Auditor general identifies 'gaps' in child welfare system

Ontario’s 47 Children’s Aid Societies are too slow to investigate allegations of abuse and far too often fail to perform basic background checks on the people involved in the care of vulnerable children, the province’s auditor general said in her latest report, issued on Wednesday.

Child-protection investigations, mandated to take 30 days, stretch as long as seven months: report

Mary Ballantyne, CEO of the Ontario Association of Children's Aid Societies, says her agency will try to replicate the auditor general's findings. (CBC News)

Ontario's 47 Children's Aid Societies are too slow to investigate allegations of abuse and far too often fail to perform basic background checks on the people involved in the care of vulnerable children, the province's auditor general said in her latest report, issued on Wednesday.

According to Auditor General Bonnie Lysyk, not one of the child-protection investigations her office reviewed was done within the required 30 days. Instead, the cases took an average of more than seven months.

On the issue of background checks, the Ontario Child Abuse Register was not checked by CAS in more than half of the abuse cases Lysyk reviewed.   

"These checks are important because they help assess the level of threat to the child's safety," Lysyk wrote in her report. She went on to cite the 2002 death of Jeffrey Baldwin, malnourished and neglected by his grandparents, both of whom had prior records of child abuse.

"Such gaps in conducting child-protection history checks may still exist 13 years after the death of Jeffrey Baldwin," Lysyk wrote.

Tracy MacCharles, minister of children and youth services, said Wednesday that a failure to check the child abuse registry "is extremely troubling to me and it's completely unacceptable."

Her office has issued directives to CAS agencies to ensure they follow that protocol, she said, and her office will issue another directive in the coming days.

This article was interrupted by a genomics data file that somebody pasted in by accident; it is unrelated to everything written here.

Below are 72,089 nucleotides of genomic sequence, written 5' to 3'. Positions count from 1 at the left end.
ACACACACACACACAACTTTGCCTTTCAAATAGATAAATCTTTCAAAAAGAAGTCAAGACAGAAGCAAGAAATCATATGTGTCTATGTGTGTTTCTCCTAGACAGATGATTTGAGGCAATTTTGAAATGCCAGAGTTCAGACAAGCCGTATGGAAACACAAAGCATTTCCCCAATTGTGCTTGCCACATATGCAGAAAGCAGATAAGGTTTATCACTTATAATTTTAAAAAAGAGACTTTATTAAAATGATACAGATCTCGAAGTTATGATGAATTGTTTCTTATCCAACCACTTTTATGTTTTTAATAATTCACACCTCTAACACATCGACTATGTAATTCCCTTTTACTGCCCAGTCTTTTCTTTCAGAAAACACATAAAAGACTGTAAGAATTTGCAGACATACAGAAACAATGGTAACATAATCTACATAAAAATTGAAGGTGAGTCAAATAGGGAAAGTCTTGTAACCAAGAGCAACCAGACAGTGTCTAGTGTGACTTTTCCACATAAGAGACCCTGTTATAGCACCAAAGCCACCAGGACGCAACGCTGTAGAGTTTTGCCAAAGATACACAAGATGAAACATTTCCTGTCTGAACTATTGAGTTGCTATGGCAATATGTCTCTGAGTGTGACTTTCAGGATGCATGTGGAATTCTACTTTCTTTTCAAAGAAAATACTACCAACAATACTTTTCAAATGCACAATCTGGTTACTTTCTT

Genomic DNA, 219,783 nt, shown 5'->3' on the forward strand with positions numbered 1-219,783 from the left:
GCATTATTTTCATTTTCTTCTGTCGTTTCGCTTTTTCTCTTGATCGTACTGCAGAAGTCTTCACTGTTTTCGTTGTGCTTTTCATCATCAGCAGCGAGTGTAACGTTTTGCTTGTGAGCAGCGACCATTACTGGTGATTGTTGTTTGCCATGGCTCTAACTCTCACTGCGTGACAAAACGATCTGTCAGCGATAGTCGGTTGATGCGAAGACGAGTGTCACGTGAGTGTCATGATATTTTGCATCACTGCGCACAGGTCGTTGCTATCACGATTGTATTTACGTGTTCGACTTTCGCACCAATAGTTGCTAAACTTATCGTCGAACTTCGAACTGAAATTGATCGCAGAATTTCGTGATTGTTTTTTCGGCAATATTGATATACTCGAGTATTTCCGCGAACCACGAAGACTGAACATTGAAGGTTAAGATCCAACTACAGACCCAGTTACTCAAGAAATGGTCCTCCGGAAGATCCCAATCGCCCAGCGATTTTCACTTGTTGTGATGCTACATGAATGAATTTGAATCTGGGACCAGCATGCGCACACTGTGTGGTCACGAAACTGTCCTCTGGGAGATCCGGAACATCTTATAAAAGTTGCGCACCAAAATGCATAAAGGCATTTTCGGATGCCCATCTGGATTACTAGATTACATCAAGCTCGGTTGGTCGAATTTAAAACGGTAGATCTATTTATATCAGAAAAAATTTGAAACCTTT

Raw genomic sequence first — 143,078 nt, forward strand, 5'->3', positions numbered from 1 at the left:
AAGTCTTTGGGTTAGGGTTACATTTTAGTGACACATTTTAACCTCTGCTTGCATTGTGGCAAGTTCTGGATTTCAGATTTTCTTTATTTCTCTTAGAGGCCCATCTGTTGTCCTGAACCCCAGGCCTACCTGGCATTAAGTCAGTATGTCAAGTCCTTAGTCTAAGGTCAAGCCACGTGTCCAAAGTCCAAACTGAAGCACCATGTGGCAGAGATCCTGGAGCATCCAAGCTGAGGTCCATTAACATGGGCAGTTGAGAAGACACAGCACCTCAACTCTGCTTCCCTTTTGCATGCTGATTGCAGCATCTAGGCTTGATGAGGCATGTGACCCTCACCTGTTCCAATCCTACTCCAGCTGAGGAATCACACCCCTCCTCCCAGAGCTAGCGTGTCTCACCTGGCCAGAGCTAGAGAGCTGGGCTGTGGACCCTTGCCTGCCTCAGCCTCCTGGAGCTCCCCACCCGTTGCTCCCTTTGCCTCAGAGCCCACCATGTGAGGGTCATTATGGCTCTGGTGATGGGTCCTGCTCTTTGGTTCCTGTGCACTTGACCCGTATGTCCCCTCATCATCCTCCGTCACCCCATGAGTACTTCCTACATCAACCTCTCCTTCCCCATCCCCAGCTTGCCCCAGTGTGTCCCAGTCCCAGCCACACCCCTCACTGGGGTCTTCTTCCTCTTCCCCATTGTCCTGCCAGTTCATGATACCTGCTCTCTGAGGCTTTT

"That is an expectation by legislation, it is an expectation by me, it's an expectation by Ontarians that we do absolutely everything we can do to protect the wellbeing of children in care," MacCharles told CBC News.

Mary Ballantyne, chief executive officer of the Ontario Association of Children's Aid Societies, said her organization's first order of business will be to try to replicate Lysyk's observations and findings and determine where any problems lie.

"Seven months is too long" for an investigation, Ballantyne acknowledged Wednesday, but said that in some cases, 30 days is not enough time to complete what could be a complex probe.

In child welfare, "the goal is to make good decisions in a timely manner," Ballantyne told CBC News. "And sometimes that timely manner isn't within the regulated timeframes. However, we want to make the right decisions, so that is what we'll be going back to look at."

She noted that because every case is different, child welfare "is a very complex system."

However, after the inquest into Baldwin's death, many new processes and standards were put in place. For instance, background records are checked for any family member that might end up caring for a child in the system.

"Before he died, those standards weren't in place," Ballantyne said.

In addition, new processes were established to ensure better communication as families move between agencies.

"So, much has been done to ensure those kinds of things don't happen in the future as they have in the past," Ballantyne said. "Can there be a guarantee that all of the processes are always going to be there? We may never get there. But certainly (there's been) lots of improvement and lots of change since Jeffrey's death."

Resource crunch

Lysyk also chastised the government for failing to make sure that every CAS acted on the recommendations of probes into children's deaths.

Ballantyne noted that her agency is working with the province to access the resources they need to meet new regulatory guidelines and processes.

"Certainly, over the last few years, there hasn't been an increase to the envelope for child welfare, but there has been an increase in expectation," Ballantyne said.

"And also that money, in some communities they have more resources available to them than others, and in some communities they are struggling in order to balance their budgets and meet the obligations that they need to meet."

MacCharles said Wednesday that more than 80 per cent of CAS agencies are balancing their budgets, and those that have had challenges are receiving additional government support.

Meanwhile, Lysyk also noted that the government's IT system to link Children's Aid Society files together, the Child Protection Information Network, is four years behind schedule and $50 million over budget. It was supposed to be in use at all 47 CAS agencies by now; instead the auditor said it's only being used by five.   

Ballantyne acknowledged that the new system is rolling out more slowly than anticipated, and expressed concern that resources agencies must use to implement it are being taken away from front-line case work.


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